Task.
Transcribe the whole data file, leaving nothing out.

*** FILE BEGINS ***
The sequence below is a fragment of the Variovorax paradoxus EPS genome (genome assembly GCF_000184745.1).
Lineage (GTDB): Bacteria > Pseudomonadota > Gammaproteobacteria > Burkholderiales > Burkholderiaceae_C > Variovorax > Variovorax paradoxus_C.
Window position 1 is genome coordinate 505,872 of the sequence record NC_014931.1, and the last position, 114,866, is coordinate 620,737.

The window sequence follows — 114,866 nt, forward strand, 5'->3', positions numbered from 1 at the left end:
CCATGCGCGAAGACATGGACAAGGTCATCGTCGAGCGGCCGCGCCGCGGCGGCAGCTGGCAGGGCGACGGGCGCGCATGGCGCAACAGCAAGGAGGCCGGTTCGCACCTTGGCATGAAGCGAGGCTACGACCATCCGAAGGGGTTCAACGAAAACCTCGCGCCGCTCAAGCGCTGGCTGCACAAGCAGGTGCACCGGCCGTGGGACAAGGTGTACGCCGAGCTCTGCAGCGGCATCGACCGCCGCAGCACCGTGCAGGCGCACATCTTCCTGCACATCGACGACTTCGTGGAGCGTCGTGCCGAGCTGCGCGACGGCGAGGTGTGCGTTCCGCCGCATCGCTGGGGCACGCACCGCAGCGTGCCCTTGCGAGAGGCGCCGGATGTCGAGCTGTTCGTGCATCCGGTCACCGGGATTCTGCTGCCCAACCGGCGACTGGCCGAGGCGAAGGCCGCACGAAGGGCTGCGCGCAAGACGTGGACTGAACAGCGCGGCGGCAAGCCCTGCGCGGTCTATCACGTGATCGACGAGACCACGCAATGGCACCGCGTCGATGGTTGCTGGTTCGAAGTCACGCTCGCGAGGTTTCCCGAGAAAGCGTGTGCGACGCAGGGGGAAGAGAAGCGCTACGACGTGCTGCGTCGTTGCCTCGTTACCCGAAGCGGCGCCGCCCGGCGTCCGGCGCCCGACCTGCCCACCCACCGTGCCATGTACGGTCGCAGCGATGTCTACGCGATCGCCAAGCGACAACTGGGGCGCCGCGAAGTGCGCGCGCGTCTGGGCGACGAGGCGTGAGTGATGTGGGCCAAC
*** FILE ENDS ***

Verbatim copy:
The sequence below is a fragment of the Variovorax paradoxus EPS genome (genome assembly GCF_000184745.1).
Lineage (GTDB): Bacteria > Pseudomonadota > Gammaproteobacteria > Burkholderiales > Burkholderiaceae_C > Variovorax > Variovorax paradoxus_C.
Window position 1 is genome coordinate 505,872 of the sequence record NC_014931.1, and the last position, 114,866, is coordinate 620,737.

The window sequence follows — 114,866 nt, forward strand, 5'->3', positions numbered from 1 at the left end:
CCATGCGCGAAGACATGGACAAGGTCATCGTCGAGCGGCCGCGCCGCGGCGGCAGCTGGCAGGGCGACGGGCGCGCATGGCGCAACAGCAAGGAGGCCGGTTCGCACCTTGGCATGAAGCGAGGCTACGACCATCCGAAGGGGTTCAACGAAAACCTCGCGCCGCTCAAGCGCTGGCTGCACAAGCAGGTGCACCGGCCGTGGGACAAGGTGTACGCCGAGCTCTGCAGCGGCATCGACCGCCGCAGCACCGTGCAGGCGCACATCTTCCTGCACATCGACGACTTCGTGGAGCGTCGTGCCGAGCTGCGCGACGGCGAGGTGTGCGTTCCGCCGCATCGCTGGGGCACGCACCGCAGCGTGCCCTTGCGAGAGGCGCCGGATGTCGAGCTGTTCGTGCATCCGGTCACCGGGATTCTGCTGCCCAACCGGCGACTGGCCGAGGCGAAGGCCGCACGAAGGGCTGCGCGCAAGACGTGGACTGAACAGCGCGGCGGCAAGCCCTGCGCGGTCTATCACGTGATCGACGAGACCACGCAATGGCACCGCGTCGATGGTTGCTGGTTCGAAGTCACGCTCGCGAGGTTTCCCGAGAAAGCGTGTGCGACGCAGGGGGAAGAGAAGCGCTACGACGTGCTGCGTCGTTGCCTCGTTACCCGAAGCGGCGCCGCCCGGCGTCCGGCGCCCGACCTGCCCACCCACCGTGCCATGTACGGTCGCAGCGATGTCTACGCGATCGCCAAGCGACAACTGGGGCGCCGCGAAGTGCGCGCGCGTCTGGGCGACGAGGCGTGAGTGATGTGGGCCAAC